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NEAR DARK
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Reviewed by: Jamey Hughton

Directed by: Kathryn Bigelow

Starring:
Adrian Pasdar
Lance Henriksen
Jenny Wright

Movie:  
star star star star
Extras:  
star star star star
Overall:  
star star star star
What's it about
Country boy Caleb doesn’t have much choice but to ride along with a group of murderous nomads after a sweet young lass turns him into a vampire.
Is it good movie?
NEAR DARK has always been a fresh and interesting entry into the vampire genre. It’s clearly more of a western than a vampire flick, and does away with most of the typical trappings of a bloodsucker movie. These are vampires stripped of any preconceptions we have about vampires, save for the fact they want to drink your blood and they really can’t stand sunlight. Writer/director Kathryn Bigelow and co-writer Eric Red focus on the most central themes of vampirism, like immortality, which pays off because the relationship between Caleb (Adrian Pasdar) and sweet young Mae (Jenny Wright) provides a real emotional core for the film.

NEAR DARK, of course, reunites three actors from ALIENS. Lance Henriksen makes a strong impression as Jesse, the tough-as-snakeskin ringleader (or patriarchal figure) of the gang of drug-fueled anarchists. It’s unclear just how old Jesse is, but one can guess at least two or three hundred years when he says “I fought for the South.” Jenette Goldstein plays Diamondback, or “mom”. Joshua John Miller is little Homer, who is pissed that he has to be a child for eternity. Bill Paxton plays Severen, the most sociopathic member of Jesse’s little family. He doesn’t suffer through immortality, he embraces it, and he likes to toy with you a little bit before slitting your throat with his spurs. Jenny Wright plays Mae as a beautiful but tortured soul, and when she sinks her teeth into his neck, Caleb is forced to choose between his old family and his new one.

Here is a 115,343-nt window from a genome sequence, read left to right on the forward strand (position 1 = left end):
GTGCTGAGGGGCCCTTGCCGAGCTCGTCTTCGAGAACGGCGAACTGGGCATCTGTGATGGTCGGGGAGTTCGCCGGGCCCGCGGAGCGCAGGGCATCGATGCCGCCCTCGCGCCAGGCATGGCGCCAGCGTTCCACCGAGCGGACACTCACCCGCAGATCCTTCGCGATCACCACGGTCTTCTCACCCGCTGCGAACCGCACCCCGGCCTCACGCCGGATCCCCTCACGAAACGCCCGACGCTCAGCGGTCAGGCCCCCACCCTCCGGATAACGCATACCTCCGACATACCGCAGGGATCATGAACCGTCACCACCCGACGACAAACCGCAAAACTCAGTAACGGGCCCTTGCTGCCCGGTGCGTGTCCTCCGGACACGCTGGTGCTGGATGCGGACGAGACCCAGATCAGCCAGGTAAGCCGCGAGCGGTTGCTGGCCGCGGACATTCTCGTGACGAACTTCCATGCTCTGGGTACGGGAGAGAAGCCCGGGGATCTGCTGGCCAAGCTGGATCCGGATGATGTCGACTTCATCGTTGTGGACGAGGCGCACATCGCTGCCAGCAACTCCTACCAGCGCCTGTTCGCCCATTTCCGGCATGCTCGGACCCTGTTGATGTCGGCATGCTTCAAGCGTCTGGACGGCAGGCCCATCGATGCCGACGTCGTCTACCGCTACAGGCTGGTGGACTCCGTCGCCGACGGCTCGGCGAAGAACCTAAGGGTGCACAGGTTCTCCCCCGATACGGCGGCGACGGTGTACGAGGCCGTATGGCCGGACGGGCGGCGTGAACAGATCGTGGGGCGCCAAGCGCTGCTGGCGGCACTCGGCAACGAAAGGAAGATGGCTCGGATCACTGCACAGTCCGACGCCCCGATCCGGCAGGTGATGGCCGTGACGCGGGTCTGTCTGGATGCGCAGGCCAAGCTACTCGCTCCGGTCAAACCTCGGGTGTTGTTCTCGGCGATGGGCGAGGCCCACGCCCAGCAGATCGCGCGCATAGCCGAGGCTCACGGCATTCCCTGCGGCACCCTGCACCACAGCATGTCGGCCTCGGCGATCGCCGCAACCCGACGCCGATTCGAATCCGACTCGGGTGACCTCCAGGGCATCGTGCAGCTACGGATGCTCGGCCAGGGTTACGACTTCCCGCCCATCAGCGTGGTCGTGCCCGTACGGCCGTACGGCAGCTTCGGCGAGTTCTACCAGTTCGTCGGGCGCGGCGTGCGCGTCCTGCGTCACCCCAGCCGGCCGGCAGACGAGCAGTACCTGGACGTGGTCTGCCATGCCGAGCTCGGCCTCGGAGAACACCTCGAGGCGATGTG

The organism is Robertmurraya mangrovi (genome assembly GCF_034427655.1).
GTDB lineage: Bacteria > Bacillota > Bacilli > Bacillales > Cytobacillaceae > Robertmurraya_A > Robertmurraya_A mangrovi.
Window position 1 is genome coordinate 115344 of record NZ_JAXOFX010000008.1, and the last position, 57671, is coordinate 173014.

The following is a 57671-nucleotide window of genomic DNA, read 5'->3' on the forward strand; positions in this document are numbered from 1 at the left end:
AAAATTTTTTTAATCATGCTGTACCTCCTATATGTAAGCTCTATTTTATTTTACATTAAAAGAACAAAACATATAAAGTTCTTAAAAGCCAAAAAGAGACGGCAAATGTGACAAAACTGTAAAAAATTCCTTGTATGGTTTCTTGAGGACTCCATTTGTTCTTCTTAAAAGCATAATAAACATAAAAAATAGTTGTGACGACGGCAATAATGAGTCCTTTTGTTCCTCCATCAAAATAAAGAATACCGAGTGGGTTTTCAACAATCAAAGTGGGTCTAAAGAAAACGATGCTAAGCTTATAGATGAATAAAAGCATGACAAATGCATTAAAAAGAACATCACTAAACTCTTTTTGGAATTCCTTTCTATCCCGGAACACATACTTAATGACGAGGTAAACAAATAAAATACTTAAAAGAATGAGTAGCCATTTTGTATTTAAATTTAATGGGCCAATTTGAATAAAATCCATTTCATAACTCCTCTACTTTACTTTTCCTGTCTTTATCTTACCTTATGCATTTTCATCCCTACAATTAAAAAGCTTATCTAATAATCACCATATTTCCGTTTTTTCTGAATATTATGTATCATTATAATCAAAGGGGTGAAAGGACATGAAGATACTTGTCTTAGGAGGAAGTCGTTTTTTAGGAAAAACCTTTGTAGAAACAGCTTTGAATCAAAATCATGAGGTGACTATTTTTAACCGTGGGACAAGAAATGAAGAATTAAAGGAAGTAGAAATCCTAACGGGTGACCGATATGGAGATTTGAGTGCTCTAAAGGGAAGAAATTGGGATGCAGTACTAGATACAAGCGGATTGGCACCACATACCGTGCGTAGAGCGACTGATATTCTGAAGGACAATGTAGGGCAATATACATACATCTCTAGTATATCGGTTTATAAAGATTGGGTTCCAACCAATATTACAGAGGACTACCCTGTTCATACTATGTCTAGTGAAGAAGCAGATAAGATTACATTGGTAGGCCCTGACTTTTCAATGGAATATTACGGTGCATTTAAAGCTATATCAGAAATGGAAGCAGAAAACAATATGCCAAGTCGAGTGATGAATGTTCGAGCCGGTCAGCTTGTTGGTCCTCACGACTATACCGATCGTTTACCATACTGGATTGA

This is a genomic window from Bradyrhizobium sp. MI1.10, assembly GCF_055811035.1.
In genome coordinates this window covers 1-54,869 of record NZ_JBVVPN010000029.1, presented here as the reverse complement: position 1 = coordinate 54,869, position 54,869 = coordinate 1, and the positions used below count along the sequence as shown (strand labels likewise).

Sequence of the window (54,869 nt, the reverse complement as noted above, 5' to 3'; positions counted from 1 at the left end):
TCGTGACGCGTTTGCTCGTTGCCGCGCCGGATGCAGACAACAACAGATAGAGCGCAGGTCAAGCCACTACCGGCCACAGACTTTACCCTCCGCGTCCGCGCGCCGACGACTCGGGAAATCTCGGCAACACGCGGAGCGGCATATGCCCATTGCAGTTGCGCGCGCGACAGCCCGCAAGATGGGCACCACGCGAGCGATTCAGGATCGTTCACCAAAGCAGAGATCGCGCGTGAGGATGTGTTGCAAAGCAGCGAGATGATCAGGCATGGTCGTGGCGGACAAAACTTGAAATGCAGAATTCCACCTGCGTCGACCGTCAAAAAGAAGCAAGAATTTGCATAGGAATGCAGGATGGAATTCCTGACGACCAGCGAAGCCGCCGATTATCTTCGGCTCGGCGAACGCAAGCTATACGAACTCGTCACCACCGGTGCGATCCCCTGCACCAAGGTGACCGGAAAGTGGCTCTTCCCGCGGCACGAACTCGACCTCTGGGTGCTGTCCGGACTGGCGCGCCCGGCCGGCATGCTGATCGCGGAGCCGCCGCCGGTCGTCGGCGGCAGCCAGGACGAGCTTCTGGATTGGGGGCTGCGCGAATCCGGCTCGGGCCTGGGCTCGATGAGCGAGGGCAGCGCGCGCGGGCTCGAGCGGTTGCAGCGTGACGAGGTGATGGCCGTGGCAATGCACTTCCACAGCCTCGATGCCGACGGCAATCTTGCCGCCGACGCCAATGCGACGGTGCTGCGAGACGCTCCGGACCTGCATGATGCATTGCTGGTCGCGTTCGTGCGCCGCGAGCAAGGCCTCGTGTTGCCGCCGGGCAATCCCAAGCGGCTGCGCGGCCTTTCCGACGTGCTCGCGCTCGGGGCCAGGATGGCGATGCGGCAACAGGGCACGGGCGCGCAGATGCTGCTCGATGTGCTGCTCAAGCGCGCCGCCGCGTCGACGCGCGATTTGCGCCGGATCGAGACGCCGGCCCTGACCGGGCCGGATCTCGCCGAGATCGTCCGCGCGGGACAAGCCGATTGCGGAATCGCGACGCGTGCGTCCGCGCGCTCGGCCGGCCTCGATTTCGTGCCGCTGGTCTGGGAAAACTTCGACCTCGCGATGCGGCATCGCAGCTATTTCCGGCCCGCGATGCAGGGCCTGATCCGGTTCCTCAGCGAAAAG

Bigelow creates a lot of striking images, many with the sun setting (or rising) against the open desert. She gets a strong assist from cinematographer Adam Greenberg, who (as Bigelow points out herself on the commentary) casts everything in a seductive light. Another major factor in the film’s success is the dreamy score from Tangerine Dream. As long as you don’t mind something that sounds “really 80s” (and whatever, this is awesomely 80s if you ask me), it adds a lot of texture to the film.

NEAR DARK has its violent highlights (there’s a fun, bloody showdown in a bar), but the fact that it resonates beyond the end credits is a credit to the fact that it’s more than the usual horror film. It has its share of contrivances, namely toward the end. But for the most part, it has not gained its reputation as cult classic undeservedly. It’s stylish, character-driven and surprising.
Video / Audio
Video Widescreen 1.85:1. If you’re a fan of NEAR DARK I would definitely pick up this release from Anchor Bay. Adam Greenberg’s photography looks stunning and the overall picture quality is terrific.

Dolby Surround 5.1 + THX Optimizer
The Extras
Audio Commentary with Director Kathryn Bigelow An informative track, and highly recommended if you’re a fan (and you somehow haven’t already listened to this). Bigelow speaks extremely well and dissects many themes and characters from her film. There are some long breaks where she remains silent, but her thoughtful analysis of the film more than makes up for it.

There’s one Deleted Scene with optional commentary from Bigelow, showing Caleb getting atuned to becoming a creature of the night.
Last Call
NEAR DARK remains unique over 20 years after its original release, and if you have any kind of love for the film, there’s no reason you shouldn't have it in your collection now with this excellent commentary from Bigelow.
ARROW IN THE HEAD'S RATING SYSTEM
star star star star I'D BUTCHER MY FAMILY TO SEE THIS AGAIN
star star star HANG ME BUT I DUG IT A LOT
star star AN OK WAY TO KILL TWO HOURS
star JUST SLING AN ARROW IN MY HEAD AND LET ME DIE IN PEACE

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